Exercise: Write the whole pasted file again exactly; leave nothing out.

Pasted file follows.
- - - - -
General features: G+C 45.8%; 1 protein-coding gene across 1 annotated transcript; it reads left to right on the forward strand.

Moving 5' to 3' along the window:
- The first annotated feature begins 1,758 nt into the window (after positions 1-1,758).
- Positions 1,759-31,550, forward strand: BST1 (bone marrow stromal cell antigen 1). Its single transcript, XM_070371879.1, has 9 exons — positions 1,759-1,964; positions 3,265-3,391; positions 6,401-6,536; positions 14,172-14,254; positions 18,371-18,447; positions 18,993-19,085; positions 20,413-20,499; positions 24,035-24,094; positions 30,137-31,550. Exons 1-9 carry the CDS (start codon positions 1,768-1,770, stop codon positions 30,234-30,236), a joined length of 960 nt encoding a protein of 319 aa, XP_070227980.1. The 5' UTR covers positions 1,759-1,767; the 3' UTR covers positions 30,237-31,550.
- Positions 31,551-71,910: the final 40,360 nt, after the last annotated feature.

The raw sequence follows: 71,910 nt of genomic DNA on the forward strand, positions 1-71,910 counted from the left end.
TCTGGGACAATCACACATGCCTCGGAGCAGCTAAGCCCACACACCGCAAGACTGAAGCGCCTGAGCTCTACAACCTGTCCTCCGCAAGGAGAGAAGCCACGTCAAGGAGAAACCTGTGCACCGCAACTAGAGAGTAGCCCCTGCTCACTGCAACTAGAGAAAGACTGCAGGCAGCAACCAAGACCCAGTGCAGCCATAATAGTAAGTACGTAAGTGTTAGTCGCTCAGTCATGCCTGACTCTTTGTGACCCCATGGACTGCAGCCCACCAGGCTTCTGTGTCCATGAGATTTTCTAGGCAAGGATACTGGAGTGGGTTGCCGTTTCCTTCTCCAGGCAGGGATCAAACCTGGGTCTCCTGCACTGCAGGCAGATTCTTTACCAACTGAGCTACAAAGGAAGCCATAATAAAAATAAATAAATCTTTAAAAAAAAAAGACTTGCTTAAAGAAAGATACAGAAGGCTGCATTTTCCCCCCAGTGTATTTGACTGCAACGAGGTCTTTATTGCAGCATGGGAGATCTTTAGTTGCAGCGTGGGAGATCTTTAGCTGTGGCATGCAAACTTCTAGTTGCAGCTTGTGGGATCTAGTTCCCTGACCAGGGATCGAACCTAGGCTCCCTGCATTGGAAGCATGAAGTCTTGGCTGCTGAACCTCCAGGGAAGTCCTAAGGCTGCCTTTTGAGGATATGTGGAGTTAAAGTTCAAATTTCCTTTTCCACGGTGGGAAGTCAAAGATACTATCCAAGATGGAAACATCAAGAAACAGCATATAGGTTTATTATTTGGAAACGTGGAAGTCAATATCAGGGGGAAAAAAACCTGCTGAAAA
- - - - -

General features: G+C 45.8%; 1 protein-coding gene across 1 annotated transcript; it reads left to right on the forward strand.

Moving 5' to 3' along the window:
- The first annotated feature begins 1,758 nt into the window (after positions 1-1,758).
- Positions 1,759-31,550, forward strand: BST1 (bone marrow stromal cell antigen 1). Its single transcript, XM_070371879.1, has 9 exons — positions 1,759-1,964; positions 3,265-3,391; positions 6,401-6,536; positions 14,172-14,254; positions 18,371-18,447; positions 18,993-19,085; positions 20,413-20,499; positions 24,035-24,094; positions 30,137-31,550. Exons 1-9 carry the CDS (start codon positions 1,768-1,770, stop codon positions 30,234-30,236), a joined length of 960 nt encoding a protein of 319 aa, XP_070227980.1. The 5' UTR covers positions 1,759-1,767; the 3' UTR covers positions 30,237-31,550.
- Positions 31,551-71,910: the final 40,360 nt, after the last annotated feature.

The raw sequence follows: 71,910 nt of genomic DNA on the forward strand, positions 1-71,910 counted from the left end.
TCTGGGACAATCACACATGCCTCGGAGCAGCTAAGCCCACACACCGCAAGACTGAAGCGCCTGAGCTCTACAACCTGTCCTCCGCAAGGAGAGAAGCCACGTCAAGGAGAAACCTGTGCACCGCAACTAGAGAGTAGCCCCTGCTCACTGCAACTAGAGAAAGACTGCAGGCAGCAACCAAGACCCAGTGCAGCCATAATAGTAAGTACGTAAGTGTTAGTCGCTCAGTCATGCCTGACTCTTTGTGACCCCATGGACTGCAGCCCACCAGGCTTCTGTGTCCATGAGATTTTCTAGGCAAGGATACTGGAGTGGGTTGCCGTTTCCTTCTCCAGGCAGGGATCAAACCTGGGTCTCCTGCACTGCAGGCAGATTCTTTACCAACTGAGCTACAAAGGAAGCCATAATAAAAATAAATAAATCTTTAAAAAAAAAAGACTTGCTTAAAGAAAGATACAGAAGGCTGCATTTTCCCCCCAGTGTATTTGACTGCAACGAGGTCTTTATTGCAGCATGGGAGATCTTTAGTTGCAGCGTGGGAGATCTTTAGCTGTGGCATGCAAACTTCTAGTTGCAGCTTGTGGGATCTAGTTCCCTGACCAGGGATCGAACCTAGGCTCCCTGCATTGGAAGCATGAAGTCTTGGCTGCTGAACCTCCAGGGAAGTCCTAAGGCTGCCTTTTGAGGATATGTGGAGTTAAAGTTCAAATTTCCTTTTCCACGGTGGGAAGTCAAAGATACTATCCAAGATGGAAACATCAAGAAACAGCATATAGGTTTATTATTTGGAAACGTGGAAGTCAATATCAGGGGGAAAAAAACCTGCTGAAAA